It is no mystery that New Year's resolutions, like the promises they are, are made to be broken. Statistics and research published on academic journals and international broadsheets show that people spend three to six weeks on average before giving up on their resolutions, and that around nine out of 10 people who set out on New Year's resolutions are doomed to fail.
Sadly, even if you follow all the tips for effective goal-setting as annually published by dozens of lifestyle magazines and blogs and self-help authors, you are about as likely to predict the outcome-heads or tails-of a coin toss as you are to succeed.
If there's one habit that we, as a species, have not been able to kick, it's making New Year's resolutions and breaking them some weeks after. That's no mystery. What strikes me is why that should be.
In my experience, we make resolutions out of a strong desire to change something undesirable in ourselves. Like everyone, I've been wanting to lose weight and be fit for some time now, and I'm convinced that if I don't change my lifestyle now, my future self will be blaming the present me for diabetes, heart failure, broken hips, and other maladies. Yet every year, despite the urgency of the problem and my desire to change, I continue to gain weight.
In some ways, it's easy to explain. Some boil it down to resolutions being a process of "going through the motions" signaled by the season, in the same way that the start of December signals children to start caroling. Others say we make resolutions because the people around us do, so that it's a big, persistent bandwagon effect. Either point implies that the desire to change is not really there.
On the other hand, the more pragmatic of us might attribute it to more practical reasons such as focusing too much on the negative aspects of change, such as suppressing your sweet tooth or thinking about the pain of exercising, which can be very discouraging. Or not setting goals that are specific, measurable, or realistic: what does "losing weight" mean, for example? How do we accurately measure success?
But by far the most compelling explanation I've found is on the physical limitations of the human brain. It is, after all, a muscle, and just like any other muscle, it can only exert itself for so long before it begins to give out. Scientists have recently found that exercising your willpower in fact literally exercises and strains the prefrontal cortex, the part of the brain responsible for keeping us focused, solving abstract problems, and managing our short-term memory.
This makes sense to me because we all experience this: we've all felt that sensation of being tired after brainstorming, crunching numbers, or reading Heidegger. In fact, some of us might even say that mental effort is oftentimes more taxing than exerting physical effort. Exerting your willpower is similar to these: it is the intentional, conscious mental act of deciding to do or not do things. When you have a New Year's resolution, you exert your willpower repeatedly, more often than normal. And that's extremely tiring.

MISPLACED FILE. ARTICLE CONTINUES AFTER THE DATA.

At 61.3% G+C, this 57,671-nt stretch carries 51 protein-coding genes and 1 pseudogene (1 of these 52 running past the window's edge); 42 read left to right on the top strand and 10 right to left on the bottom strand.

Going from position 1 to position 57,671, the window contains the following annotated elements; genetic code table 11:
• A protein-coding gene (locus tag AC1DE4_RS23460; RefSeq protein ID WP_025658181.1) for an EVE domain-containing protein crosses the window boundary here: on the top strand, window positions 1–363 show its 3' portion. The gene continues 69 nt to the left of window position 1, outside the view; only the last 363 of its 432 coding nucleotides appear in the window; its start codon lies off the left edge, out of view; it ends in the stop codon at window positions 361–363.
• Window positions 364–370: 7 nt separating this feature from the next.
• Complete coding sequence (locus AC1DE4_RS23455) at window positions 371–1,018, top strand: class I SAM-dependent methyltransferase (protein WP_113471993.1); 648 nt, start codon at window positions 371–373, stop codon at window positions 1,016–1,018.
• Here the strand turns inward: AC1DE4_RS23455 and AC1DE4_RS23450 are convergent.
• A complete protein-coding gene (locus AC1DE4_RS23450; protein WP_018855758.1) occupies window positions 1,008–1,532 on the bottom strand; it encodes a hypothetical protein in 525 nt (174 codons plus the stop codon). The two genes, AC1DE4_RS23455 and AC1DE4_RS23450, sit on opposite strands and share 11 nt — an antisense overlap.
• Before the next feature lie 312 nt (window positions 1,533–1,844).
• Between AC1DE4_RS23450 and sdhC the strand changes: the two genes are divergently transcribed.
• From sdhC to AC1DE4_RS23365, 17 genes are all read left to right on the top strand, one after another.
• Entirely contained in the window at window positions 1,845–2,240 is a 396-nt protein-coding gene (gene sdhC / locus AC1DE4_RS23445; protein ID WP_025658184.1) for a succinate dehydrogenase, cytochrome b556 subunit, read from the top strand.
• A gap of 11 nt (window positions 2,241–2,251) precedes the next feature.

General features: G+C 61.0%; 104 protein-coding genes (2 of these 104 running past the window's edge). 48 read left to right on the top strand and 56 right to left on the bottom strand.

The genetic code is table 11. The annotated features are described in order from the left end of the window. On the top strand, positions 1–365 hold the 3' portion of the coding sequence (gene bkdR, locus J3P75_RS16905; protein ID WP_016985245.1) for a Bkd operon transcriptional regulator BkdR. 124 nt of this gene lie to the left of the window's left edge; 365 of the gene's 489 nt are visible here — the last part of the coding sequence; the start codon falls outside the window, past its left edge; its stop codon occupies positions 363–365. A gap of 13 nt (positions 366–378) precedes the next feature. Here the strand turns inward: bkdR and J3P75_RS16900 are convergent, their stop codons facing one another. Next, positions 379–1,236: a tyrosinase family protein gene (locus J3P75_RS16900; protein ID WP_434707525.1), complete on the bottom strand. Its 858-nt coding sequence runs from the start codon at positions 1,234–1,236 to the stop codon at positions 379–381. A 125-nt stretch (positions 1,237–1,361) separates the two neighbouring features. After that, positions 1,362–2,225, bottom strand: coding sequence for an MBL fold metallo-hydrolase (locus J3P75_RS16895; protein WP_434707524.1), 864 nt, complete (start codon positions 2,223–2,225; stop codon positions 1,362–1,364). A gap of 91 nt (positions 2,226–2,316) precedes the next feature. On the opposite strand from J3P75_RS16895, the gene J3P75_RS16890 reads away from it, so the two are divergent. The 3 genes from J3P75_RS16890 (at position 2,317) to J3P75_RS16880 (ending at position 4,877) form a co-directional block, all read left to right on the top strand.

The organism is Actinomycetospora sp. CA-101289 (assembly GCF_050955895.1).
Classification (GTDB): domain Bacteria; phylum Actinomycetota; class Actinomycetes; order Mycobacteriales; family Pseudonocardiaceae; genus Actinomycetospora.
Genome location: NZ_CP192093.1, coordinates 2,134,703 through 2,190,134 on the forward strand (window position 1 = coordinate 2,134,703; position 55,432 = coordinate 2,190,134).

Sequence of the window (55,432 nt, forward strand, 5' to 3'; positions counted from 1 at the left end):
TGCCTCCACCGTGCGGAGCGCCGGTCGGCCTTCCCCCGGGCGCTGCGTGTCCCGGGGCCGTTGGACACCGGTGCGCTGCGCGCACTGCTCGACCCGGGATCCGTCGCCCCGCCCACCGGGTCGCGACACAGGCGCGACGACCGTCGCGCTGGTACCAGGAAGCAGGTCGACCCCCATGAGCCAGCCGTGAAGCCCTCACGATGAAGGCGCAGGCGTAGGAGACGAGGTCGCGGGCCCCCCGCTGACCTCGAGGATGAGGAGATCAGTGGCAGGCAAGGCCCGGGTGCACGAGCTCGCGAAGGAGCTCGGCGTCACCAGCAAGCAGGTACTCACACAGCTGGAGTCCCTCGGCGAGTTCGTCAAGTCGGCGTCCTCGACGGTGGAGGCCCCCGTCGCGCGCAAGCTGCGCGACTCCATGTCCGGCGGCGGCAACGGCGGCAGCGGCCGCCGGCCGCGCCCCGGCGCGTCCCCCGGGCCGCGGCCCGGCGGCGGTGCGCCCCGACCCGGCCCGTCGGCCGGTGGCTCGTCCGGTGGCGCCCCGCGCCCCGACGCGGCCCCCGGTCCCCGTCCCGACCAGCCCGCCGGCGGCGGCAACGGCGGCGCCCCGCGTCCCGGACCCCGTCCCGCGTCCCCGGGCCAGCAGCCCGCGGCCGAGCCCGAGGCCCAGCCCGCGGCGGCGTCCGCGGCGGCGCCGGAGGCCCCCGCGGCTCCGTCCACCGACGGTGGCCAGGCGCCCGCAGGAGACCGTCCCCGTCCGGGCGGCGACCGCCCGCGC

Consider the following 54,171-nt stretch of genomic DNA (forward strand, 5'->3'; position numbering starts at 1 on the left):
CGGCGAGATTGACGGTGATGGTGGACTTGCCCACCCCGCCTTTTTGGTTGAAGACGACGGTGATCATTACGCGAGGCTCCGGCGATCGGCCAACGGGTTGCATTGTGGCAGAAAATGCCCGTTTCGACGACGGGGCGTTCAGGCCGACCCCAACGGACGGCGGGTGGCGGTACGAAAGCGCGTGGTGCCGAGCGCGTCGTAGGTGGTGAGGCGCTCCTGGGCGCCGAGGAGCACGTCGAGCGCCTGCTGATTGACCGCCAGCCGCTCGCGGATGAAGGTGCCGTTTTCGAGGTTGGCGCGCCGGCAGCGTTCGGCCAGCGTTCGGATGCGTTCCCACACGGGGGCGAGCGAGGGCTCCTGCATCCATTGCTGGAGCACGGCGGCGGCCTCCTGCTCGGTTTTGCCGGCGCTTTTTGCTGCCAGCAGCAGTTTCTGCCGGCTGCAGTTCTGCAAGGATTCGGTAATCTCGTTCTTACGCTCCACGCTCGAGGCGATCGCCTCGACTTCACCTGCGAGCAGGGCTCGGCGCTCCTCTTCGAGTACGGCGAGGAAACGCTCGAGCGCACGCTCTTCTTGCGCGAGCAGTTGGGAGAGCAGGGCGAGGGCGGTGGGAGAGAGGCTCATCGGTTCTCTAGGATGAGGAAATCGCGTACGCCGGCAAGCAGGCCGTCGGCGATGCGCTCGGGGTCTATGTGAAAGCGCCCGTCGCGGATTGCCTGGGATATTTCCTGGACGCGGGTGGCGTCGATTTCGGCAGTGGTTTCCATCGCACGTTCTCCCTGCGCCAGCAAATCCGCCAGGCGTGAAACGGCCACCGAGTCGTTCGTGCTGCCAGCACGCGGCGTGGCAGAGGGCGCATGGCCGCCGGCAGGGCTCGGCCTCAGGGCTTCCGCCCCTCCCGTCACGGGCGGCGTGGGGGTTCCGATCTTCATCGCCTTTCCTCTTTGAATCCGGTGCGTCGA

This is the scientific explanation for why most people who make New Year's resolutions don't succeed, in a nutshell: the brain wasn't designed to do so. This is not all bad. After all, this is also the reason why we're so effective at making and maintaining routines, which makes our everyday lives more efficient and, frankly, livable. However, it also suggests that the issue of self-improvement is less about things such as character and self-control than it is about physiology and biology.
Apparently, we are hard-wired to resist change; it is built into our human nature. "The human mind is a miracle, and you will never see it spring more beautifully into action than when it is fighting against evidence that it needs to change," as writer David Wong put it in a recent article on Cracked.com. The harsh truth is that everything inside you will fight improvement; that is our physical, biological make-up.
But I believe this is also the primordial impulse behind our admiration for professional athletes, classical musicians, and other top-rate performing artists. They are living examples which demonstrate that character can overcome our physical limitations, and overpower our biological make-up-that there is, in fact, such a thing as the triumph of the human spirit. That's the good news.
Aristotle famously said, "We are what we repeatedly do," but most people are less familiar with the fuller, deeper quote: "We become just by performing just actions, brave by performing brave actions... we do not act rightly because we have virtue or excellence, but rather we have those because we have acted rightly. We are what we repeatedly do. Excellence, then, is not an act but a habit." Unfortunately, that's the bad news. Most of us do not start out just, brave, virtuous or excellent; we have to exert ourselves, repeatedly, to get there.
So why are we so bad at keeping New Year's resolutions? Part of it is human nature, but I'm convinced that the other part of it is that we experience resolutions as a kind of wishing. We have a daydream of what we desire to be in the future, and we hope, rather than will, that we get there. The difference is that the former requires a genie; the other requires that we stop looking for a magic carpet, find a map, and start walking to our destination.